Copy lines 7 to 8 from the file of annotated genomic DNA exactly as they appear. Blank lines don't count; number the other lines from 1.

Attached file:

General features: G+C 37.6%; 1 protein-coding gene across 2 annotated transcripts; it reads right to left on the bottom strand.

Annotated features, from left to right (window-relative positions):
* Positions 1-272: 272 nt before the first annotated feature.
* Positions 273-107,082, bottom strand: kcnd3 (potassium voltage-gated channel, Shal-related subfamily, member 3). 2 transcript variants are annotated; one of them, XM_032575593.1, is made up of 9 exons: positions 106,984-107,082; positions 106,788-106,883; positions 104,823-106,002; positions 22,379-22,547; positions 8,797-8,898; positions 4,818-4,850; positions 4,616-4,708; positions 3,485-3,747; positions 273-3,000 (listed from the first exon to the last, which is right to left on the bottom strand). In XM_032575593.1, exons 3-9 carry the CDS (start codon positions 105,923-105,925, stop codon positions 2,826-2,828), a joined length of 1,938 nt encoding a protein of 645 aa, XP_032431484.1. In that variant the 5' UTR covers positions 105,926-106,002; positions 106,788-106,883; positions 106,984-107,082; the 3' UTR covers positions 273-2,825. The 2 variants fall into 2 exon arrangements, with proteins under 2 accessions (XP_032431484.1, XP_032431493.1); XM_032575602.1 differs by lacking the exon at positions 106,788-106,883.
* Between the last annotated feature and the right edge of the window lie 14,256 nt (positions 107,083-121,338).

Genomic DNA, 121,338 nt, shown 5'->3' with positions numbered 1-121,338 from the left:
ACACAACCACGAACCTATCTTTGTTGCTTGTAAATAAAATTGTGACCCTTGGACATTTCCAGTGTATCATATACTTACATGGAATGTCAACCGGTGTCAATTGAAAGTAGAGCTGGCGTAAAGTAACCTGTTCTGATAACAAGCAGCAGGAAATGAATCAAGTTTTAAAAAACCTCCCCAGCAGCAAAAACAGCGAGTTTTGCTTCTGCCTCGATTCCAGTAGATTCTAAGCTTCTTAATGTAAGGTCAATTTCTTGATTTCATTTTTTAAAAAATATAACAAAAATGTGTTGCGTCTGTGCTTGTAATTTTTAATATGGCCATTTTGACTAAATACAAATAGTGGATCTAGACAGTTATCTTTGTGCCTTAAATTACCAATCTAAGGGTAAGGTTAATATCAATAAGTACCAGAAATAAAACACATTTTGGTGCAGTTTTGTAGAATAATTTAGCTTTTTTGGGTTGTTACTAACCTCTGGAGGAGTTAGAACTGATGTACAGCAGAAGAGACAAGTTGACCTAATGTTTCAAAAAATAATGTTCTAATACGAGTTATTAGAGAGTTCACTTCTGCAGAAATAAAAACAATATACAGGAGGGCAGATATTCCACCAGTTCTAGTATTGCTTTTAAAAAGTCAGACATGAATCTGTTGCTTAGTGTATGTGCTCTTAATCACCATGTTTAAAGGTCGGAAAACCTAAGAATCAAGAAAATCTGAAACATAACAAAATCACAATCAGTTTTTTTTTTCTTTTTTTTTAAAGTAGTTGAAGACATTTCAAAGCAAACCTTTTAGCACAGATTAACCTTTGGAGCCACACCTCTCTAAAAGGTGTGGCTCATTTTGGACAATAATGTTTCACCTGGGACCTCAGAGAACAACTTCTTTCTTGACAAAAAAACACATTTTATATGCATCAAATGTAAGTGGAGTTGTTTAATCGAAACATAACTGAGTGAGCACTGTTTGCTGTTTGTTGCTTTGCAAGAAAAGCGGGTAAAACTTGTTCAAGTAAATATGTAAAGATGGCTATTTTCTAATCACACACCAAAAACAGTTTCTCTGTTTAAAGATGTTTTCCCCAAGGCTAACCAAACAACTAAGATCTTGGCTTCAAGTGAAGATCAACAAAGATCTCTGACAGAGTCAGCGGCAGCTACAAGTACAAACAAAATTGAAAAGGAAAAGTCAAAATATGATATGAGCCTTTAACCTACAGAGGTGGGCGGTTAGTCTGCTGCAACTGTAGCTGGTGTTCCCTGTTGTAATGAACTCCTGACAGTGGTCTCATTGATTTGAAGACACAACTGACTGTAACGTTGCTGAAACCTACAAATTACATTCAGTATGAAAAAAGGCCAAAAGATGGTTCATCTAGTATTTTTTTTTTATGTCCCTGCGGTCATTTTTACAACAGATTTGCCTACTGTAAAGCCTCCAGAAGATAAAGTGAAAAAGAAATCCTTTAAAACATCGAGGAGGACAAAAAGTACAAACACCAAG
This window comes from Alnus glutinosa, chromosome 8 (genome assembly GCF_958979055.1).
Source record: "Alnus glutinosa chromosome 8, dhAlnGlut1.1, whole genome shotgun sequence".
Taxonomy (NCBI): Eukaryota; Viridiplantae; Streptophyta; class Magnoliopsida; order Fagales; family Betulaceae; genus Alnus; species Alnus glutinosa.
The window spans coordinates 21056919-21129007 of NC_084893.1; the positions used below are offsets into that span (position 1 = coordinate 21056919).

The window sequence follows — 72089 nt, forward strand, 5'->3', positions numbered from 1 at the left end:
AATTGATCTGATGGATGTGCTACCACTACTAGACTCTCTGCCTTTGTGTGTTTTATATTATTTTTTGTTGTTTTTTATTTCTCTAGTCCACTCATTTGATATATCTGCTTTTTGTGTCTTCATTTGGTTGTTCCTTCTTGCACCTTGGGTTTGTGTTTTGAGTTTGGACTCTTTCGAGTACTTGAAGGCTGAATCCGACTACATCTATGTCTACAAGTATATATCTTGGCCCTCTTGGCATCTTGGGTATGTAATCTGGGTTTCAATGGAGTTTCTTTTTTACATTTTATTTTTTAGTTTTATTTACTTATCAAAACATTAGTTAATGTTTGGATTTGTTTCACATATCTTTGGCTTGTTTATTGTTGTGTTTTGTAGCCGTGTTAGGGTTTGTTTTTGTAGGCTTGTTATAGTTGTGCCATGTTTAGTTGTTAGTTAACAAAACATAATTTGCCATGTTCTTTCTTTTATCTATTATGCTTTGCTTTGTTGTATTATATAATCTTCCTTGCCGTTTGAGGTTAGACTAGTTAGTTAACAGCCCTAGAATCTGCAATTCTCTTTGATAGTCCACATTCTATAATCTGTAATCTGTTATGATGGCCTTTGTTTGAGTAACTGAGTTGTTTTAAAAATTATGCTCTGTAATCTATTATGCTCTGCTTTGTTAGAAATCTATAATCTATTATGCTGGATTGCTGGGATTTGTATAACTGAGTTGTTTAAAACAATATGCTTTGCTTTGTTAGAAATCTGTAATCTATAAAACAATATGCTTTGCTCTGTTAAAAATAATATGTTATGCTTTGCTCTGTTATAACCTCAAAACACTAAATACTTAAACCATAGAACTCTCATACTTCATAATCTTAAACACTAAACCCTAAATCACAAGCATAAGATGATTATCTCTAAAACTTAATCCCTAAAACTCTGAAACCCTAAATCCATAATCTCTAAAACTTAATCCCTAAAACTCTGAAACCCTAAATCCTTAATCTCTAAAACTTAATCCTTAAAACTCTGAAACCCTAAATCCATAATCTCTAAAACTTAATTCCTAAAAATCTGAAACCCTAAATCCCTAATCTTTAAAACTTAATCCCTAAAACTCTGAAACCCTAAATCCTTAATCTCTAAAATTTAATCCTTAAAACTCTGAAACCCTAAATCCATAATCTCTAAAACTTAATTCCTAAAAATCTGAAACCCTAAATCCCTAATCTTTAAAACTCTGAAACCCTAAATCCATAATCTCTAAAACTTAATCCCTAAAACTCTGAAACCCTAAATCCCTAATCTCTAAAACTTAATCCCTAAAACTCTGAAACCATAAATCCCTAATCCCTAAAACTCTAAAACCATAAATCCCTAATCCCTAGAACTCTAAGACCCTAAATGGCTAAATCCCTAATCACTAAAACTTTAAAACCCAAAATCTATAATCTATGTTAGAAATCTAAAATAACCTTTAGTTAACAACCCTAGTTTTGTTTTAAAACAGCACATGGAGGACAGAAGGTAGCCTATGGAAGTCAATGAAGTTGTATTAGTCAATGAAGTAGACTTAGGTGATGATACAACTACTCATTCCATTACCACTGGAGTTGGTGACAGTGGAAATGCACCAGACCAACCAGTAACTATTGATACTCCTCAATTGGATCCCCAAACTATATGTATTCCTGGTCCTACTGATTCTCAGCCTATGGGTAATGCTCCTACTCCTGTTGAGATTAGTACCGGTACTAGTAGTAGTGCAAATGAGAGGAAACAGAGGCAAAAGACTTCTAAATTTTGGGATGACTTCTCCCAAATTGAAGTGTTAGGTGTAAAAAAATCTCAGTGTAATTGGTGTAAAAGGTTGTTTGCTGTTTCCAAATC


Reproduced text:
ACACAACCACGAACCTATCTTTGTTGCTTGTAAATAAAATTGTGACCCTTGGACATTTCCAGTGTATCATATACTTACATGGAATGTCAACCGGTGTCAATTGAAAGTAGAGCTGGCGTAAAGTAACCTGTTCTGATAACAAGCAGCAGGAAATGAATCAAGTTTTAAAAAACCTCCCCAGCAGCAAAAACAGCGAGTTTTGCTTCTGCCTCGATTCCAGTAGATTCTAAGCTTCTTAATGTAAGGTCAATTTCTTGATTTCATTTTTTAAAAAATATAACAAAAATGTGTTGCGTCTGTGCTTGTAATTTTTAATATGGCCATTTTGACTAAATACAAATAGTGGATCTAGACAGTTATCTTTGTGCCTTAAATTACCAATCTAAGGGTAAGGTTAATATCAATAAGTACCAGAAATAAAACACATTTTGGTGCAGTTTTGTAGAATAATTTAGCTTTTTTGGGTTGTTACTAACCTCTGGAGGAGTTAGAACTGATGTACAGCAGAAGAGACAAGTTGACCTAATGTTTCAAAAAATAATGTTCTAATACGAGTTATTAGAGAGTTCACTTCTGCAGAAATAAAAACAATATACAGGAGGGCAGATATTCCACCAGTTCTAGTATTGCTTTTAAAAAGTCAGACATGAATCTGTTGCTTAGTGTATGTGCTCTTAATCACCATGTTTAAAGGTCGGAAAACCTAAGAATCAAGAAAATCTGAAACATAACAAAATCACAATCAGTTTTTTTTTTCTTTTTTTTTAAAGTAGTTGAAGACATTTCAAAGCAAACCTTTTAGCACAGATTAACCTTTGGAGCCACACCTCTCTAAAAGGTGTGGCTCATTTTGGACAATAATGTTTCACCTGGGACCTCAGAGAACAACTTCTTTCTTGACAAAAAAACACATTTTATATGCATCAAATGTAAGTGGAGTTGTTTAATCGAAACATAACTGAGTGAGCACTGTTTGCTGTTTGTTGCTTTGCAAGAAAAGCGGGTAAAACTTGTTCAAGTAAATATGTAAAGATGGCTATTTTCTAATCACACACCAAAAACAGTTTCTCTGTTTAAAGATGTTTTCCCCAAGGCTAACCAAACAACTAAGATCTTGGCTTCAAGTGAAGATCAACAAAGATCTCTGACAGAGTCAGCGGCAGCTACAAGTACAAACAAAATTGAAAAGGAAAAGTCAAAATATGATATGAGCCTTTAACCTACAGAGGTGGGCGGTTAGTCTGCTGCAACTGTAGCTGGTGTTCCCTGTTGTAATGAACTCCTGACAGTGGTCTCATTGATTTGAAGACACAACTGACTGTAACGTTGCTGAAACCTACAAATTACATTCAGTATGAAAAAAGGCCAAAAGATGGTTCATCTAGTATTTTTTTTTTATGTCCCTGCGGTCATTTTTACAACAGATTTGCCTACTGTAAAGCCTCCAGAAGATAAAGTGAAAAAGAAATCCTTTAAAACATCGAGGAGGACAAAAAGTACAAACACCAAG
This window comes from Alnus glutinosa, chromosome 8 (genome assembly GCF_958979055.1).